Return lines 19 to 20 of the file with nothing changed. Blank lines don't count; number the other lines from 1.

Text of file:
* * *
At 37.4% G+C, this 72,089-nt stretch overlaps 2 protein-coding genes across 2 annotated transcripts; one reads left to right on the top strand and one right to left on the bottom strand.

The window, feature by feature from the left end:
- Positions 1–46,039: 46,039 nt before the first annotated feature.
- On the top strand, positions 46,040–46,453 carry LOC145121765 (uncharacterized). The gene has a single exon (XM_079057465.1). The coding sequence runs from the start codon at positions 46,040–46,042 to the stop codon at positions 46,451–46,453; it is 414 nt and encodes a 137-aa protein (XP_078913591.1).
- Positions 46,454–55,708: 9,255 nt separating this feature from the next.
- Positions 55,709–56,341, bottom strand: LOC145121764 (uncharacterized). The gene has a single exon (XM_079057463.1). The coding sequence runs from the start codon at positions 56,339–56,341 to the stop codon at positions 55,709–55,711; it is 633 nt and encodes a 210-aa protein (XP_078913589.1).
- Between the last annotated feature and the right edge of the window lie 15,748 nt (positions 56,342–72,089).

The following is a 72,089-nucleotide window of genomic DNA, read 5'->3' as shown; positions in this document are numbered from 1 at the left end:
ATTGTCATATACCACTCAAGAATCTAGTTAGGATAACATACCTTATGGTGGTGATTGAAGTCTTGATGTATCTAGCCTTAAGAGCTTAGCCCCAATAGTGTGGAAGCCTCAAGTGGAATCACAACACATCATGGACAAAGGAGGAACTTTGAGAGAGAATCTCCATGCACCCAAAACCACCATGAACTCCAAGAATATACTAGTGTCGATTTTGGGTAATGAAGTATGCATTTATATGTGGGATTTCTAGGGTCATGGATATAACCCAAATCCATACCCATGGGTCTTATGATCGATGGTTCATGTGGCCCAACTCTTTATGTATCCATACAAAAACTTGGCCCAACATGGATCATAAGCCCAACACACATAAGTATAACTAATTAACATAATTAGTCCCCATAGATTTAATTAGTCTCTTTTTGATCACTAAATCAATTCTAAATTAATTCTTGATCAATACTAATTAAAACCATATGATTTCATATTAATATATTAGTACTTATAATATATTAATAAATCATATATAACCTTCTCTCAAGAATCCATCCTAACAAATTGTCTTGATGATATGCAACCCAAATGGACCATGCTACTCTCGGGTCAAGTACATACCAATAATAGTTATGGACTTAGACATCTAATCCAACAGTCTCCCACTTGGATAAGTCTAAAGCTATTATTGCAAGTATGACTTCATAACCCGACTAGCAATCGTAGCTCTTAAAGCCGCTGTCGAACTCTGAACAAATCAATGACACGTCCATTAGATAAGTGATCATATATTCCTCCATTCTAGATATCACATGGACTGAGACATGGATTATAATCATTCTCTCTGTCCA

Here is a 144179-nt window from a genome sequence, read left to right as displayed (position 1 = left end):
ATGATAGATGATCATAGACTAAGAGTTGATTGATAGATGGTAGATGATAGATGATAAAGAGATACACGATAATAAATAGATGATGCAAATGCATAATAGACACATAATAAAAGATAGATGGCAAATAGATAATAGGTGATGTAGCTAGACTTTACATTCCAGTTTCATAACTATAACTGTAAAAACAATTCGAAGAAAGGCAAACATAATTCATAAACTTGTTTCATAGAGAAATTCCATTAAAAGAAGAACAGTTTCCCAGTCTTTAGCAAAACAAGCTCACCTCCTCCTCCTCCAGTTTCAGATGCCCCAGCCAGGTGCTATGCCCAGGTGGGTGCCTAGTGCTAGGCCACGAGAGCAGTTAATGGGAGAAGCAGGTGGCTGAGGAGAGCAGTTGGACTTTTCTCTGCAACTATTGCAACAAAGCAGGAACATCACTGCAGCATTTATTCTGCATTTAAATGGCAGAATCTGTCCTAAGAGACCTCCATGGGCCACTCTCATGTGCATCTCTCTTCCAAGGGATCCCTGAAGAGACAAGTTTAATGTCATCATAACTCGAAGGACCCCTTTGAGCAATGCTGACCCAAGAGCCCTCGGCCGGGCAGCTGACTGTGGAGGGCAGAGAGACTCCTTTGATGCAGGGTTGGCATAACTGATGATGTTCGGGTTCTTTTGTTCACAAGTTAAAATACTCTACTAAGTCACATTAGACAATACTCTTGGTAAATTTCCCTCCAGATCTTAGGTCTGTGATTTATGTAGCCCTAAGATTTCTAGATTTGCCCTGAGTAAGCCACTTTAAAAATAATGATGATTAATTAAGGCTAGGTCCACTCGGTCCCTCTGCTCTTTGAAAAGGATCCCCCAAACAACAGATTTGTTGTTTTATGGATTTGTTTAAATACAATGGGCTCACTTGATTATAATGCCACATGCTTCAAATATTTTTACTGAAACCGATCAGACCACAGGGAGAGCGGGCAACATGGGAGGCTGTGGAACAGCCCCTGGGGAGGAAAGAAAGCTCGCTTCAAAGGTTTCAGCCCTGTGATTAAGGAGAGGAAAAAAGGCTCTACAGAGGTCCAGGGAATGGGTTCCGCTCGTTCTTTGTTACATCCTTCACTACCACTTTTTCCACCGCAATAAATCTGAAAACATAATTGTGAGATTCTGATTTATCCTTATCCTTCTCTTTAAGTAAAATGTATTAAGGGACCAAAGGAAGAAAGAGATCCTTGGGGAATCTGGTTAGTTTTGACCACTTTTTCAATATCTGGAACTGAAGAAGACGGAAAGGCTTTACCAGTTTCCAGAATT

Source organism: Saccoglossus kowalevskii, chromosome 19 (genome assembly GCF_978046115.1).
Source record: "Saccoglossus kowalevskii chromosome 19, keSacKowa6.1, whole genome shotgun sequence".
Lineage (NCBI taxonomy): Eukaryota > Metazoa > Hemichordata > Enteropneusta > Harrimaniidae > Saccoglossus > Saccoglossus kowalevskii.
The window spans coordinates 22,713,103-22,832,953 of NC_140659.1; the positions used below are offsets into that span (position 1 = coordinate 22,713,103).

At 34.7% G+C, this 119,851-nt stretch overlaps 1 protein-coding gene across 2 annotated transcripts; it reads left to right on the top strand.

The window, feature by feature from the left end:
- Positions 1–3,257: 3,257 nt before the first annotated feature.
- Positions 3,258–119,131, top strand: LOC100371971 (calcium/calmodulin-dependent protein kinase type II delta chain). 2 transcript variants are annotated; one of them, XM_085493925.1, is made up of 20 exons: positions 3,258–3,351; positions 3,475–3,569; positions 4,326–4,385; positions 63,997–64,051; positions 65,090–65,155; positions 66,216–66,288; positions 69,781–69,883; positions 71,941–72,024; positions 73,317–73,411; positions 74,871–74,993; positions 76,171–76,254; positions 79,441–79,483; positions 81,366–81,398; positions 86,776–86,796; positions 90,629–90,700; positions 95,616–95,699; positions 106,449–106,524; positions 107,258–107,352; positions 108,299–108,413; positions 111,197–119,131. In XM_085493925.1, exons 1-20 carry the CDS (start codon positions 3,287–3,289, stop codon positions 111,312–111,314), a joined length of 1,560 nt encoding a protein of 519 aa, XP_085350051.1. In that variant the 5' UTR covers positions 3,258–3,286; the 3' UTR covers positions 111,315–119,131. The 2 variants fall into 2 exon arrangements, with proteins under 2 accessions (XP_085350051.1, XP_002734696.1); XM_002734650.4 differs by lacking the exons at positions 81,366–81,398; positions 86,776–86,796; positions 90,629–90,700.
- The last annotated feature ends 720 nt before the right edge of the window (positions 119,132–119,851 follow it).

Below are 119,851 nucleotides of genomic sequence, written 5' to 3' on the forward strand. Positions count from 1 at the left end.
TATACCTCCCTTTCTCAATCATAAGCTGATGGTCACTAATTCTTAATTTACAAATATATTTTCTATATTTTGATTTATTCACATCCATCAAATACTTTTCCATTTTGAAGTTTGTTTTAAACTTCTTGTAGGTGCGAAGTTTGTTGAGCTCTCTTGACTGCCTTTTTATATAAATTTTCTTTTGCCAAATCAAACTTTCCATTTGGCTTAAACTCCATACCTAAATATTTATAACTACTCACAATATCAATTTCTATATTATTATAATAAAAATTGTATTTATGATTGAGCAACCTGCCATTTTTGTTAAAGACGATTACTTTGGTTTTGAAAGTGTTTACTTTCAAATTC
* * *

- Positions 3,258–119,131, top strand: LOC100371971 (calcium/calmodulin-dependent protein kinase type II delta chain). 2 transcript variants are annotated; one of them, XM_085493925.1, is made up of 20 exons: positions 3,258–3,351; positions 3,475–3,569; positions 4,326–4,385; positions 63,997–64,051; positions 65,090–65,155; positions 66,216–66,288; positions 69,781–69,883; positions 71,941–72,024; positions 73,317–73,411; positions 74,871–74,993; positions 76,171–76,254; positions 79,441–79,483; positions 81,366–81,398; positions 86,776–86,796; positions 90,629–90,700; positions 95,616–95,699; positions 106,449–106,524; positions 107,258–107,352; positions 108,299–108,413; positions 111,197–119,131. In XM_085493925.1, exons 1-20 carry the CDS (start codon positions 3,287–3,289, stop codon positions 111,312–111,314), a joined length of 1,560 nt encoding a protein of 519 aa, XP_085350051.1. In that variant the 5' UTR covers positions 3,258–3,286; the 3' UTR covers positions 111,315–119,131. The 2 variants fall into 2 exon arrangements, with proteins under 2 accessions (XP_085350051.1, XP_002734696.1); XM_002734650.4 differs by lacking the exons at positions 81,366–81,398; positions 86,776–86,796; positions 90,629–90,700.
- The last annotated feature ends 720 nt before the right edge of the window (positions 119,132–119,851 follow it).